Gov. Mark Dayton and some legislative leaders are expecting the state budget surplus to swell to more than $1 billion, which is likely to touch off a fierce battle at the State Capitol over how to spend it.
Minnesota budget officials on Thursday will release the state budget and economic forecast, a twice-yearly snapshot of the state’s budget, factoring in the latest trends in the state and national economy.
“Obviously, we’re already starting with a healthy bottom line,” Dayton said this week, referring to the $865 million left unspent after the last legislative session. “I expect it’ll add to that, but I don’t know how much.”
The budget number is a closely held secret until forecast day, but some predictions are already quite rosy. One legislative leader predicted that the surplus could approach $1.8 billion, based on the strength of the economy and robust tax collections that have outstripped earlier predictions.
Since February, when the Minnesota Management and Budget agency released its most recent forecast, the state’s economy has performed well and mostly met expectations.
There are signs of weakness, however; the pace of hiring has slowed in recent months, the housing market has been stymied by a significant share of underwater mortgage loans and the state’s manufacturing sector has softened.
Minnesota has added nearly 24,000 jobs in the past year, a growth rate of 0.8 percent — well below the U.S. growth rate of 1.9 percent over the same period. The state’s jobless rate in October was 3.7 percent — the same as the previous October — but it remains well below the national average.
Dayton cautioned that while the economy appears strong overall, there are pockets that are struggling, pointing out that hundreds of steelworkers are unemployed in northeastern Minnesota as taconite mines are idled amid turmoil on the global steel market.
Preschool on Dayton’s list
Thursday’s forecast will help form the governor’s legislative agenda next year. Dayton hasn’t gone into great detail on his priorities, but they are likely to include additional funding for early-learning education.
Dayton, who made a hard push for universal preschool earlier this year, said he would pursue the proposal again next year. The scale of it, however, will depend on the size of the surplus.
“We’ll have to see what the resources are,” Dayton said. He added: “There are no shortages of ideas. You have 201 legislators, most of them running for re-election, so they are going to have no shortage of ideas.”
Election-year politics will start to come into focus as the governor and legislative leaders come up with their spending proposals. Republicans who control the House are already facing mounting pressure from outside GOP groups, urging leaders to refuse any new spending in favor of tax reductions.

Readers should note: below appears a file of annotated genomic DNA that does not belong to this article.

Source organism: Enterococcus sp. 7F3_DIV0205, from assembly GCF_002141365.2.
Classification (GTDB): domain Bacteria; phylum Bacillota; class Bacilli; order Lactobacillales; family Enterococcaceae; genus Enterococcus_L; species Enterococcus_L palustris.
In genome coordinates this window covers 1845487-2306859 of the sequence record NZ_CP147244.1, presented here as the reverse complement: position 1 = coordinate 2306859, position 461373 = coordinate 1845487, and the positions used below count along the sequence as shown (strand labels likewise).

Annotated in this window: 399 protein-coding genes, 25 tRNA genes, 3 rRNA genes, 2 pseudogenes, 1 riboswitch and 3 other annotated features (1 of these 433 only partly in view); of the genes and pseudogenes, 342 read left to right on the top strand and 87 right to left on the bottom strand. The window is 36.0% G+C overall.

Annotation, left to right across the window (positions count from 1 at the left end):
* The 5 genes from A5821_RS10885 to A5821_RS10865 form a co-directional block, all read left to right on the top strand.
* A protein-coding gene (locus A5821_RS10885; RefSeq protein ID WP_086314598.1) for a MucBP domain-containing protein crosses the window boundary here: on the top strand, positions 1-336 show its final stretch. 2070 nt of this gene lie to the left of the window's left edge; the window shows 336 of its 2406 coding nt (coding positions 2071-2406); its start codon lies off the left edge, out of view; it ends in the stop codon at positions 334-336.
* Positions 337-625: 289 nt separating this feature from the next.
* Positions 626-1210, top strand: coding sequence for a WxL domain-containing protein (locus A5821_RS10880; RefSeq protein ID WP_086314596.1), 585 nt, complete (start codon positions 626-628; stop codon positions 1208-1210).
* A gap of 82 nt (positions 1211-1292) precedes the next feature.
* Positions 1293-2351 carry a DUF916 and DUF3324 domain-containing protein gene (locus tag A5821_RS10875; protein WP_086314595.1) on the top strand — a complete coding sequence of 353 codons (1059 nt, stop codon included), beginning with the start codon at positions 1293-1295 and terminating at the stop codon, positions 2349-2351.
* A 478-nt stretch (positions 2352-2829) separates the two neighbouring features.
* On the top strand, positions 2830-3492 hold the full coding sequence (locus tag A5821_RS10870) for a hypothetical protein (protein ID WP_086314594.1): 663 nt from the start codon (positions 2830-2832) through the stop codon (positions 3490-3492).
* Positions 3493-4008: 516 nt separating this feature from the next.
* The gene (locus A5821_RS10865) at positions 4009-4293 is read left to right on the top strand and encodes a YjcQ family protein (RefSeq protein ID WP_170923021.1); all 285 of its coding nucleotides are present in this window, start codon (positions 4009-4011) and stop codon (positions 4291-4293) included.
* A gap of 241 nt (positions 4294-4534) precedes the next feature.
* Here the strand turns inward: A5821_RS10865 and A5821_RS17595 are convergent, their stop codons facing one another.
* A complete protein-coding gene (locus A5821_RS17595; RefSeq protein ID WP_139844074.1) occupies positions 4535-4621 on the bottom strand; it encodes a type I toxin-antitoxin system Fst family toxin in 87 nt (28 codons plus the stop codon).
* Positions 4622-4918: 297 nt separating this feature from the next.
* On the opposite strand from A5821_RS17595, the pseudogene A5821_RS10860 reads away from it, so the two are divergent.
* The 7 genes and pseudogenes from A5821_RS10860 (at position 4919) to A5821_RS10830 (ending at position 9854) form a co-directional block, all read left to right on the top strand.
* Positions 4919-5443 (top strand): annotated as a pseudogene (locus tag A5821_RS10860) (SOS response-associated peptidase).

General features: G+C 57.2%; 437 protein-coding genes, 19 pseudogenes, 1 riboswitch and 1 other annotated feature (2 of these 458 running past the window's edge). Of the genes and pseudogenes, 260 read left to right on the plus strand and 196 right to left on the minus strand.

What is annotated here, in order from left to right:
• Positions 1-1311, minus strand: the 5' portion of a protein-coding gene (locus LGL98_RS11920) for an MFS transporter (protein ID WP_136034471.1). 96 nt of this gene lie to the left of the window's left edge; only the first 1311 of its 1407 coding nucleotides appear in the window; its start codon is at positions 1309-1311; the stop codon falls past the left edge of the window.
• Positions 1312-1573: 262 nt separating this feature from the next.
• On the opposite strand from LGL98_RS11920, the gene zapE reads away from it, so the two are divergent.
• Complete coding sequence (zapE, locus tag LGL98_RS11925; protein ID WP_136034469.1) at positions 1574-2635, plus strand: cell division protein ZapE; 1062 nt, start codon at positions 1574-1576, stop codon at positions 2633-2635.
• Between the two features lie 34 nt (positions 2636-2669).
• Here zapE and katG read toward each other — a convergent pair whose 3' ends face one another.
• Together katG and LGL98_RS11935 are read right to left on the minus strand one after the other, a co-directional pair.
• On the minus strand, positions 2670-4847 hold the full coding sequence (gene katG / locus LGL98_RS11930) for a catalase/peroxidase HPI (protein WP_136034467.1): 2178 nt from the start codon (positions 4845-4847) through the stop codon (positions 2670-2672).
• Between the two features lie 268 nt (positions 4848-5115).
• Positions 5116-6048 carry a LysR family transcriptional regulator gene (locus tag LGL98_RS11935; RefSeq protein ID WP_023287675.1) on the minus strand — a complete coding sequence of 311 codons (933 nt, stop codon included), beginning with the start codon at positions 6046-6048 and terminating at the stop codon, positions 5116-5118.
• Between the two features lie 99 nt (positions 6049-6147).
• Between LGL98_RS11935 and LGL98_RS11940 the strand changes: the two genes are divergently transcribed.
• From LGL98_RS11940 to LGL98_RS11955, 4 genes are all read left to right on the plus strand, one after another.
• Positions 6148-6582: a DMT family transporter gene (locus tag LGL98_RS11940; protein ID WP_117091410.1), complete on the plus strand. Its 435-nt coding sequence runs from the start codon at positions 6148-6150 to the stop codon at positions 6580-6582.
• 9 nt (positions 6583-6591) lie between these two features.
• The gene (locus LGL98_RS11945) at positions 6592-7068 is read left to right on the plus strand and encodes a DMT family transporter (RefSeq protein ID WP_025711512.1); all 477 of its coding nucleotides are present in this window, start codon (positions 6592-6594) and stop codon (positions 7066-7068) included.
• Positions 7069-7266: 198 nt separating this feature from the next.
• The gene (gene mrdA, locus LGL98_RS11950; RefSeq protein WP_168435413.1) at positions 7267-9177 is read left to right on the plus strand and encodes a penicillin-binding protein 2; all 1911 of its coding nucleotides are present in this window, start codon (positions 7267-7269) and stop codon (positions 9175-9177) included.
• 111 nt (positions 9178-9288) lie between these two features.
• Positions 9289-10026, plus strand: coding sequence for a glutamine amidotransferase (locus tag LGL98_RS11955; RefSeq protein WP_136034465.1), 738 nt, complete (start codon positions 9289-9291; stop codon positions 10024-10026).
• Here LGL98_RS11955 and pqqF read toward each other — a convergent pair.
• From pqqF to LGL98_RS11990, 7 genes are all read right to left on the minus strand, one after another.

Dayton, who is not up for re-election next year, will assemble his budget blueprint based on Thursday’s budget figure, while legislators will build theirs with updated forecast figures released early next year.
Legislative priorities are already beginning to take shape. Among them are tax cuts proposed by House Republicans, additional spending on E-12 education sought by Senate DFLers, and a robust capital spending measure to pay for roads and buildings throughout Minnesota.
Hopes for tax relief
House Taxes Committee Chairman Greg Davids, R-Preston, seemed optimistic on the budget surplus, predicting that it could be as high as $1.8 billion. “I think it’s going to be a big number,” he said.
Davids is co-chair of a taxes conference committee that is expected to reconvene in March. He’d simply like to pass a tax measure that languished at the end of the last legislative session. “In my perfect world, we would just pull the conference report for the tax bill off the table,” Davids said.
The tax bill, he said, provides “middle-class tax cuts,” including a child care tax credit, a proposal that Dayton championed.
The proposed legislation also would cut property tax rates for homeowners and provide tax credits for residents with student-loan debt.
Davids said House Republicans also want a sizable bonding bill, between $800 million and $1 billion.
He called Dayton’s universal preschool proposal a “nonstarter.”
A priority: sex offenders
Sen. Dick Cohen, DFL-St. Paul, chairman of the Senate Finance Committee, said that while there are various competing priorities, one that will likely become a “must do” for legislators will be court-ordered reforms to the Minnesota Sex Offender Program.
After a federal judge ruled that the program was unconstitutional, the state nonetheless has argued that it is and has filed an appeal. Cohen, however, said he believes that an appeal is not likely to be successful.
“If we don’t act on his order, we might find ourselves in a position where we have no choice,” he said.
The federal judge already has ordered that several hundred sex offenders undergo evaluations and that those deemed to be at a lower risk to reoffend could be placed in less-restrictive settings.
“The judge talked about setting up a system for evaluations, and also has talked about community placement [as part of his reforms],” Cohen said. “To fill both of those directives will cost some money.”
Cohen, first elected to the Senate in 1986, also cautioned that legislators may do well to temper their expectations for an expansive agenda.
“You can go through a list and eat up the money very quickly,” he said.